Aljira, a Center for Contemporary Art is pleased to present Bending the Grid: Pat Lay: Myth, Memory and Android Dreams. This major survey exhibition highlights more than four decades of Pat Lay’s career. It presents, for the first time, a broad view of Lay’s expansive vocabulary in a range of various media and styles, influenced by her extensive travels and informed by her overlapping art and non-art interests. The exhibition demonstrates the breadth and prescience of Lay’s vision. It’s very expansiveness – including the combining of art and science – is a subject in itself, as is its tilt toward diverse forms, materials and content. 

Pat Lay, photo credit: Robert H. Douglass

Tracing the trajectory of her development from 1969 to the present, with the emphasis on more recent work, Lay’s commitment to the experimental, the multidisciplinary and the hybridized is highlighted in this show, along with her interest in working with a wide range of materials. The earliest works are abstract, at times brightly colored, three-dimensional wall pieces made from glazed fired clay, when clay was still generally discounted as a craft medium in this country; it would become one of her signature mediums.


“From the beginning, it seems, Pat Lay has been fascinated by the unfamiliar, by cultures other than her own, especially from distant regions of the world. She was never dismissive of art that was free from European and American formulations, but was intrigued, instead, by its rich, often curious imagery and venerable histories, by its differences,” notes guest curator Lilly Wei. “Lay was also inspired by the many astonishingly talented, innovative women artists of the 1960s and 70s whose work broke new ground, addressing the same divide between the handiwork of what might be called ‘feminized’ pre-industrialized cultures and those of ‘masculine’ industrialized nations, between what was considered low and high art.”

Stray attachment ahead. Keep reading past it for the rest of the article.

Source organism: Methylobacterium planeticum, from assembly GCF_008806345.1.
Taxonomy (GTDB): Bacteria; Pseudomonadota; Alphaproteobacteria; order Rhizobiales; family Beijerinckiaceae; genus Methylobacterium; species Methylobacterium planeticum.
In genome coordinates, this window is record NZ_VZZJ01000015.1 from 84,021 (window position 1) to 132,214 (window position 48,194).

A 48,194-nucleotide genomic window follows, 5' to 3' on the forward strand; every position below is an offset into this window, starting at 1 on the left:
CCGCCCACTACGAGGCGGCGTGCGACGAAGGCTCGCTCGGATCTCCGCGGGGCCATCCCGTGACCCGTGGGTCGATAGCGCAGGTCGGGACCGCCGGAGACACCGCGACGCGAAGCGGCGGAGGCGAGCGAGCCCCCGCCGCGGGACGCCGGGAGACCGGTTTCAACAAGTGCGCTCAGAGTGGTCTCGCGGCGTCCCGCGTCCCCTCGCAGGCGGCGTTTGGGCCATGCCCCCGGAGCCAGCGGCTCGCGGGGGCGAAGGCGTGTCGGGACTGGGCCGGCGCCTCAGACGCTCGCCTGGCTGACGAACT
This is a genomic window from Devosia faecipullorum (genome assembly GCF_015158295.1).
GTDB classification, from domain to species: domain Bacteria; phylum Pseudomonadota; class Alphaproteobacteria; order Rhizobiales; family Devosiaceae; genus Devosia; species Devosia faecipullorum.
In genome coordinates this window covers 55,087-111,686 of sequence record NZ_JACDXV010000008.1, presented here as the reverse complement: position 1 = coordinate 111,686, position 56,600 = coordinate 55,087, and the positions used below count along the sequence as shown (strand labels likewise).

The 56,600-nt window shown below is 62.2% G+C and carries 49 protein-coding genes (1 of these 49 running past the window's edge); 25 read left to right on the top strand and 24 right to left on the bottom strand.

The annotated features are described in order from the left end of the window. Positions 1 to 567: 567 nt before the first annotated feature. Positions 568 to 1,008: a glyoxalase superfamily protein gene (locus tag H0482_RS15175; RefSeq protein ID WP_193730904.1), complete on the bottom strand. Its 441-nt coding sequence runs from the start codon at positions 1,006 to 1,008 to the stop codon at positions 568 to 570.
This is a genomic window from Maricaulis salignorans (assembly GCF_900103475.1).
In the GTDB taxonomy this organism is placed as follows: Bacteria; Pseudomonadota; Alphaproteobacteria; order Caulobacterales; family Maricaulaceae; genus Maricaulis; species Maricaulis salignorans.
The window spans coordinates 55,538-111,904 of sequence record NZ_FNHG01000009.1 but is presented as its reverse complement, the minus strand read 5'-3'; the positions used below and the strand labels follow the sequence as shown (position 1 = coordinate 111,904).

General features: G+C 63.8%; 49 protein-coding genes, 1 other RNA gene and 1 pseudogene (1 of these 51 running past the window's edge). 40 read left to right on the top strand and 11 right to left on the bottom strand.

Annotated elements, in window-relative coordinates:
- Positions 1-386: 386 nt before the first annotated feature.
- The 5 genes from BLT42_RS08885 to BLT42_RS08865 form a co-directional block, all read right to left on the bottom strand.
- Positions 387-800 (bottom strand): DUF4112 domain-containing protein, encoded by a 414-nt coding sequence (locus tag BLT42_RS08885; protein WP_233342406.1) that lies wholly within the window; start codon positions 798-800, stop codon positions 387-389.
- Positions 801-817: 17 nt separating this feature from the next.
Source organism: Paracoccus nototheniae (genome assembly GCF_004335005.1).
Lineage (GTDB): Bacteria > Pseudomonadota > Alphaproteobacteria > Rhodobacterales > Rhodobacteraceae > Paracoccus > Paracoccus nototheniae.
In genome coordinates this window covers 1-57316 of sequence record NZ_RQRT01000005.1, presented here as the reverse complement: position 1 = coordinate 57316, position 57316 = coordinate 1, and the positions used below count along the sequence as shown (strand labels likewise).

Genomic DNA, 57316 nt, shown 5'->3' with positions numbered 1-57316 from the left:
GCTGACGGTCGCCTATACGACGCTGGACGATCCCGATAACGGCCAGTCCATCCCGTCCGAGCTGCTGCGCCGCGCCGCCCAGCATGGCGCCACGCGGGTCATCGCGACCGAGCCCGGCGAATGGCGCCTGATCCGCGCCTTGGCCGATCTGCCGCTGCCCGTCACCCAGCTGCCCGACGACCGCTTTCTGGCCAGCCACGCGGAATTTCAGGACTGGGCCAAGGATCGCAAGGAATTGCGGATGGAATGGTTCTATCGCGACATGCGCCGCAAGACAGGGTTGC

In the past decade Pat Lay’s artwork has focused on technological metaphors of the human experience. Her sculptures, made of fired clay, computer parts and other ready-made elements, are hybrid, post human power figures that have cross-cultural references and question what it means to be human.

Pat Lay Transhuman Personae #11 (detail), 2010 Fired clay, graphite and aluminum powders, acrylic medium, computer parts, cable, wire, tripod 75 x 46 x 46 in.


Aljira’s commitment to Lay is two-fold: first, to make the full range of this artist’s oeuvre more widely known; second, to acknowledge the generous contribution she has made to educating and promoting the work of young artists as a founder of the Master of Fine Arts program at Montclair State University.


Saturday, March 12, 2016, 2–3:30pm:

In Conversation with Visiting Curator Dexter Wimberly:

During this talk, Pat Lay and Guest Curator Lilly Wei will discuss the cultural influences that inform Lay’s work as well as Lay’s commitment to the experimental, multidisciplinary, hybridized works featured in Myth, Memory and Android Dreams

Bending the Grid: Pat Lay: Myth, Memory and Android Dreams is documented by an illustrated catalog, including an essay by the guest curator Lilly Wei and an interview with independent art curator, writer and chairman of the board of Independent Curators International, Patterson Sims. Three limited edition prints

by Lay, donated by the artist to benefit Aljira’s exhibitions and programs, will be available for purchase for a limited time during the exhibition. On sale at shopAljira beginning January 21. The exhibition will be on view at Aljira through March 19, 2016. 


A graduate of Pratt Institute and Rochester Institute of Technology, Lay is a retired Professor of Art at Montclair State University. Lay has received two grants in sculpture from the New Jersey State Council on the Arts and a grant from the American Scandinavian Foundation. She has been awarded three public art commissions including the installation of a large-scale site-specific sculpture in the sculpture park at the Henie-Onstad Kunstsenter in Oslo, Norway. She has had solo exhibitions at the Jersey City Museum; New Jersey State Museum; and Douglass College, Rutgers University. Her work has been included in group exhibitions in Japan, Austria, Korea, China, Norway, Wales and Slovakia and at the Jersey City Museum, Newark Museum, New Jersey State Museum, The Jane Voorhees Zimmerli Art Museum, Montclair Art Museum, The Aldrich Museum of Contemporary Art, Everson Museum, and the 1975 Biennial Exhibition at the Whitney Museum of American Art. Lay’s work is featured in a number of books including Lives and Works, Talks With Women Artists, Volume II by J. Arbeiter, B. Smith and Swenson.